11 Common Questions About Study Abroad

By Alexandra Brown on March 12, 2016

A huge part of the college experience for college students is having the opportunity to study abroad.

For those who do have the opportunity to study abroad, it is highly recommended. But of course, before any student begins applying to programs, planning for them or even considering study abroad at all, they’re going to have a lot of questions regarding the whole process and what it truly means to study abroad.

Here is a list of 11 common questions about study abroad.

1. What even is study abroad?

Let’s start with the basics. Students have heard the term “study abroad” thrown around, but they don’t all necessarily understand what exactly it entails.

Study abroad is a term that refers to a college student completing coursework for their university, at another university from which they are not actually receiving their degree, for a specific amount of time. This could mean they choose to complete coursework at a university abroad in another country, or another university or college nationally.

2. Am I eligible?

Each specific college or university has specific criteria for who is eligible to participate in their study abroad programs. Usually these criteria focus on GPA, major, financial aid, completing an application and being accepted into a program, etc. For information on if you’re eligible, refer to your university’s study abroad webpage.


3. What if I want to study abroad in a specific country but I don’t speak the language?

You’ll want to do research on the specific program you’re interested in. A lot of times, universities offer courses for credit all taught in English, so you’ll need to keep that in mind when searching for a program that best suits you.

4. Will I need a passport/visa to study abroad?

This depends on how long you’re staying. If you are traveling out of the country, you’ll need a passport. If you’re staying for an extended amount of time lasting more than four months, you may need to apply for a student visa. Refer to your university’s study abroad webpage.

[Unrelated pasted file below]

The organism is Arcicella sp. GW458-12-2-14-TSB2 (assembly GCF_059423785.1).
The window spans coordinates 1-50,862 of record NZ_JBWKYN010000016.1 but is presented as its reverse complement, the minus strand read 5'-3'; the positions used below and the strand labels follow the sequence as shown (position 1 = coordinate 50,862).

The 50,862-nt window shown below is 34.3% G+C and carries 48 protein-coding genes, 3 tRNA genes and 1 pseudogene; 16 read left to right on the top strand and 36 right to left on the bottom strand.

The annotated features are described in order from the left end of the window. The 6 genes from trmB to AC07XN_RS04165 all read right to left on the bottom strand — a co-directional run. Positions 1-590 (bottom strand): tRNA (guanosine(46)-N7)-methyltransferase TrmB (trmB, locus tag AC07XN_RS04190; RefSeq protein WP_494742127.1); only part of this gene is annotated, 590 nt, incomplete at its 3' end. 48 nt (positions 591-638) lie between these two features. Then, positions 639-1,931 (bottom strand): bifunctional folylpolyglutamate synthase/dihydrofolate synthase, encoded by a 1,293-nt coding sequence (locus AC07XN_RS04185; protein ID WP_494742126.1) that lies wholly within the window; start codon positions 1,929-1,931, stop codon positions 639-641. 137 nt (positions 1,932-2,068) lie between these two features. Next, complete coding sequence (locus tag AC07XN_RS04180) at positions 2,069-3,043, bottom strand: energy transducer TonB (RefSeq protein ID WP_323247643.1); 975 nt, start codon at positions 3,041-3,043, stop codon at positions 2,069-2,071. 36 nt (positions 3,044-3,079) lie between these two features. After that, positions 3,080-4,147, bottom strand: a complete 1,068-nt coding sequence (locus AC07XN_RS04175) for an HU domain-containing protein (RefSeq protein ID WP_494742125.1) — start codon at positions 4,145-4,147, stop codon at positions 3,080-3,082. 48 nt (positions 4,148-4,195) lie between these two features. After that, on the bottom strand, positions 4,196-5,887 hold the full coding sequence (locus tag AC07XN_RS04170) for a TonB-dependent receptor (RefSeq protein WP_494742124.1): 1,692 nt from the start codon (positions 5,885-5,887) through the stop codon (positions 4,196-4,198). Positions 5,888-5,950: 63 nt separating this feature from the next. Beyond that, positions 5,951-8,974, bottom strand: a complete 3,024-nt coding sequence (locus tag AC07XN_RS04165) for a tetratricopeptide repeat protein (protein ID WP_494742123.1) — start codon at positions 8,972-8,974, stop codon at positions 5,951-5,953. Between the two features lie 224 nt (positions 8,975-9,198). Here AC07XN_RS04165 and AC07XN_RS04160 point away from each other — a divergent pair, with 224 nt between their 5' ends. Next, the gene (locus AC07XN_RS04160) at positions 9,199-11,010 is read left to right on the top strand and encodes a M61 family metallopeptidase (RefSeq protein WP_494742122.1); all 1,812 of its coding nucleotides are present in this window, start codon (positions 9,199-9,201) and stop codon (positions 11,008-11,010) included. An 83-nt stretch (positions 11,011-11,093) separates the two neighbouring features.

5. What if I don’t want to live with a host family?

If you’d rather stay in dorms or another form of housing, you’ll need to research the different programs your school offers to find one that offers a wide array of housing options, and not just host families.

6. Will my credits that I earn abroad transfer?

This is a very important question. You don’t want to spend an entire semester abroad taking classes just to learn that they won’t contribute to your degree. This must be carefully researched before you leave. Talk to academic advisors, refer to your university’s study abroad webpage and make sure you’ve covered all the bases regarding transfer credits abroad.


7. Is it even worth it?

Yes. Study abroad is an incredible experience, no matter where you go. You learn about other cultures, about yourself, you meet new people, and you learn independence. This is a once in a lifetime opportunity. When will you again have the chance to study with other students your age in a foreign country?

8. Is it expensive?

A popular belief is that study abroad can be very expensive. This is not always the case, however. It’s actually quite common for a semester abroad to cost less than a normal semester at your home university. You should research your program, and compare all the costs to those of a normal semester at your home university. Financial aid and other forms of loans are also available.

9. Will I still be able to graduate on time?

Of course, as long as you plan accordingly. This entails talking to your academic advisor and planning which courses you will need to take on campus, and abroad, to graduate, strategically, so nothing gets left out when it comes time for your last semester before graduation. It is advisable to study abroad in earlier, rather than later semesters, however, to avoid last minute problems with credits.

10. How long can I study abroad?

The time length for your time abroad is program-dependent. Universities offer shorter programs for breaks like winter break and spring break, but they can also offer semester-long programs (over four months) for students who wish to take an entire semester abroad. This all depends on what is right for the student.


11. What challenges should I expect to face?

The biggest change for a student studying abroad is culture shock. They are in a completely different environment than what they’ve always known, so it takes some time to get appropriately acclimated. But again, this is all part of the experience, and will undoubtedly serve you well in the long run.

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